The Trinket War - Opening Shots

In giving my European 18th Century games some narrative context I have given some thought to a semi-fictional setting into which I can insert small clashes between French, Hessian and British forces without getting too hung-up on the history and absolute authenticity.

To this end I present the reader with a brief outline to the Trinket War and the opening clash.

The Trinket War is fought in and around the small state of Tattemberg which nestles in the south-west of Baden with the River Rhine forming the majority of its western border (with France) and its southern border (with Switzerland). The Tattembergers have two principal exports, the first being a particularly fine, pale amber beer "Quellebier" extracted from the Pilsner Springs that lie in the northern mountains and the second being a distinctive from of competitively-priced souvenir items crafted by artizans across the land. These "Trinkets" are named for Sir George Trinket who settled in Tattemberg after his exile following the English Civil War and founded the first company dedicated to export of noveltly items to the people of Europe and even further afield. Wherever gift shops exist, you will find Tattemberg-manufactured trinkets, which are somewhat uncharitably also known as "Tatt" after their state of origin.

As the 18th Century reaches the year 1780, political eyes are turned mostly towards the conflicts in Britain's colonies in America and India. Distraction creates opportunities however and the French government detects an opportunity to seize Tattemberg and control the trinket and spring beer trade, to the benefit of French brewers and crafters. This may not prove so easy as it may appear. Tattemberg has remain closely allied to the British, through its relationship with the Trinket family, since the Restoration. This in turn brings strong links to other states along the Rhine, in particular Hesse-Cassel and in common with these the armed forces of Tattemberg are modelled on the Prussian army.

While the French understand that their invasion will be no pushover, they take the gamble that both Britain and the hessian states are heavily committed elsewhere and on 1st June 1780 they begin to push out of Alsace and across the Rhine...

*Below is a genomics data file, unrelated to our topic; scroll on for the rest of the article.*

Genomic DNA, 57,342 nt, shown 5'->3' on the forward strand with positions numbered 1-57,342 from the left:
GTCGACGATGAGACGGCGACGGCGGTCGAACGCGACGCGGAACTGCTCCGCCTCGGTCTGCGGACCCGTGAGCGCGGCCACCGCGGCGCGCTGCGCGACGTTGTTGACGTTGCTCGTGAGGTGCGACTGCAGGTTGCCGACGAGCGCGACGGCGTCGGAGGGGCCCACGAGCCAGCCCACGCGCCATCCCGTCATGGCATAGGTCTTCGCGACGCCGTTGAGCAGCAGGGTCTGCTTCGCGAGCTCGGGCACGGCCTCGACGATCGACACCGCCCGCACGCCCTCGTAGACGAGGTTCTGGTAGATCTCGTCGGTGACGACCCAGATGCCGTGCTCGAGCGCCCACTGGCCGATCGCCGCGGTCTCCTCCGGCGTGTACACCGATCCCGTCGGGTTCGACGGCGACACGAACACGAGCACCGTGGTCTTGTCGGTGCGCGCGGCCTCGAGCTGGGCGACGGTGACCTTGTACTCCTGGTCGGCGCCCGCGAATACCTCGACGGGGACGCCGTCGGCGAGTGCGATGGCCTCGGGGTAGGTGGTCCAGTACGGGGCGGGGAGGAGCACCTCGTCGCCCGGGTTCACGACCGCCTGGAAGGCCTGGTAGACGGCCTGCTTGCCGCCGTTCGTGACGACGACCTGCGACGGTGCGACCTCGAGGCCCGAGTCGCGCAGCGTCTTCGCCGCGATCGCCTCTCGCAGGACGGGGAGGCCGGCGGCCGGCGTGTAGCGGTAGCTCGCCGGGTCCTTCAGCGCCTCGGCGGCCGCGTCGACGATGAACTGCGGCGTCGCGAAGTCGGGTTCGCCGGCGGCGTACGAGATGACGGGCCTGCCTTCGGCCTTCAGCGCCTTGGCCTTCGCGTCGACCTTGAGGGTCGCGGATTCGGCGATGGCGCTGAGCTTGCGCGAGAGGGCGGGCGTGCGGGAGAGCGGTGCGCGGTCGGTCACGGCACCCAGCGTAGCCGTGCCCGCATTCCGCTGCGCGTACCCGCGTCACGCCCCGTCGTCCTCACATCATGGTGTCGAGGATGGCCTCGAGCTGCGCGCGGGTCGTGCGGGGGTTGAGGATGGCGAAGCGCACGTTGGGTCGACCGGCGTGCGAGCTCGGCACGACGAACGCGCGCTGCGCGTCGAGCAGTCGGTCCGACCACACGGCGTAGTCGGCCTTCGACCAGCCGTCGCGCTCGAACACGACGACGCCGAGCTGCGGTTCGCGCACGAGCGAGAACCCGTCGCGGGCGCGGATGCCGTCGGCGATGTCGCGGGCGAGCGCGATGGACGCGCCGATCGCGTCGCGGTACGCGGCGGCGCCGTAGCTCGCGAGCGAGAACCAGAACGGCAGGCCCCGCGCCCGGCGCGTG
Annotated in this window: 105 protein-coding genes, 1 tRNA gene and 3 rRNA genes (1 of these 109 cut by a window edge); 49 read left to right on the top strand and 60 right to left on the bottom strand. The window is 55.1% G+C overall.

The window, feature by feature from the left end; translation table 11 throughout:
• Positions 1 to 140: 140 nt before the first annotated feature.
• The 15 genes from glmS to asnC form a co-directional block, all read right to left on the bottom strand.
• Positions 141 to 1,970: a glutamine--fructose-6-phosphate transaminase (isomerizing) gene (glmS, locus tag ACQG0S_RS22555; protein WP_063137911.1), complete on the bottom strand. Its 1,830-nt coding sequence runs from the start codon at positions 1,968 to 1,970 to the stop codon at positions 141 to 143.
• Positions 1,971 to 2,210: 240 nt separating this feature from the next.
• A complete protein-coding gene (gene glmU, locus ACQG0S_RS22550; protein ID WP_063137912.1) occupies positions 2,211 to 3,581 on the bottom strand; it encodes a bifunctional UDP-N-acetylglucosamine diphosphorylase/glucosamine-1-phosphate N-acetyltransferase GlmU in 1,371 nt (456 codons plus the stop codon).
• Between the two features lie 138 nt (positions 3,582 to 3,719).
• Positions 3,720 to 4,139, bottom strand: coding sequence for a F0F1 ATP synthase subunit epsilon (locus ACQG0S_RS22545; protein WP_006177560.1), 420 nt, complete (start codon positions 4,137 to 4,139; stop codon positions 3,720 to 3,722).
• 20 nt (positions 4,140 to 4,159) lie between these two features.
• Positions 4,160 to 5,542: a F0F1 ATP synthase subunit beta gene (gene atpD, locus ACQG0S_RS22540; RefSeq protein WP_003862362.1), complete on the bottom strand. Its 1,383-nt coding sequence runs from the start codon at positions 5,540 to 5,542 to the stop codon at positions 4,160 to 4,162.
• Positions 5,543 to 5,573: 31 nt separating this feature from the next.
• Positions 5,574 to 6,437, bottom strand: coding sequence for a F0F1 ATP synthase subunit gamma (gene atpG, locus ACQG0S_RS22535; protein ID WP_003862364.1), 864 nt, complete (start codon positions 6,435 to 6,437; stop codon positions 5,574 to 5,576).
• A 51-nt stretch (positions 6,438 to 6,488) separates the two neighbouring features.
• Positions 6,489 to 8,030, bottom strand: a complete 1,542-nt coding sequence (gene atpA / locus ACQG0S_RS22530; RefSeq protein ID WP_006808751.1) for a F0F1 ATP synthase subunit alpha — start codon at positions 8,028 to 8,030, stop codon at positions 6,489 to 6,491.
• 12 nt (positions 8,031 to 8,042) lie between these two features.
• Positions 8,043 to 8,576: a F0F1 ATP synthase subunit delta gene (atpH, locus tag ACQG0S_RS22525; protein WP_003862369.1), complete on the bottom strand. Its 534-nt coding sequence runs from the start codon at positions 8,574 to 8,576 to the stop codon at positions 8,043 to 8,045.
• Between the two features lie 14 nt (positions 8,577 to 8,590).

Clash at Kleinebrucke, 1st June 1780

This scenario was inspired by scenario #5 in "One-Hour Wargames" by Neil Thomas.

The Kleinebrucke is a crossing of the River Rhine that carries a minor road running between Blotzheim in Alsace and Haarket in Tattemberg. This is an area that is away from the main trade routes and there is no permanent garrison, just a small customs house. The forces available are given below.

The French advance-guard consists of six units under the command of the Duc de L'Orange (quality 3):

  1. 1st battalion, Regiment Royal Tourpont (20 figures, quality 3)
  2. 2nd battalion, Regiment Royal Tourpont (20 figures, quality 3)
  3. Grenadier and Chasseur companies, Regiment Royal Tourpont (16 figures, quality 4)
  4. 1st squadron, Hussar Regiment d'Etrangers (9 figures, quality 3)
  5. 2nd squadron, Hussar Regiment d'Etrangers (9 figures, quality 3)
  6. 1st battalion, Chasseurs d'Alsace (12 figures, quality 4)
The Tattemberg forces have been alerted to French movement and the Baron Fritz von Wegbringen (quality 3) has the following units converging on Kleinebrucke:
  1. Fusilier Regiment von Kodenchypz (20 figures, quality 3)
  2. Fusilier Regiment von Schlangewurst (20 figures, quality 3)
  3. Grenadier Regiment Fleischkuchen (20 figures, quality 3)
  4. 1st section, Artillery battalion von Boomingen (1 light gun and crew)
  5. Chasseur battalion von Hahnchinabun (12 figures, quality 4)
  6. Bratensosse Jager (12 figures, quality 4)
The following pictures attempt to show the battle as it progressed.

The French begin with one unit on the Tattemberg side of the bridge and are aiming to secure and enlarge this position. A die roll determined that this unit would be the 1st battalion of the Royal Tourpont Regiment.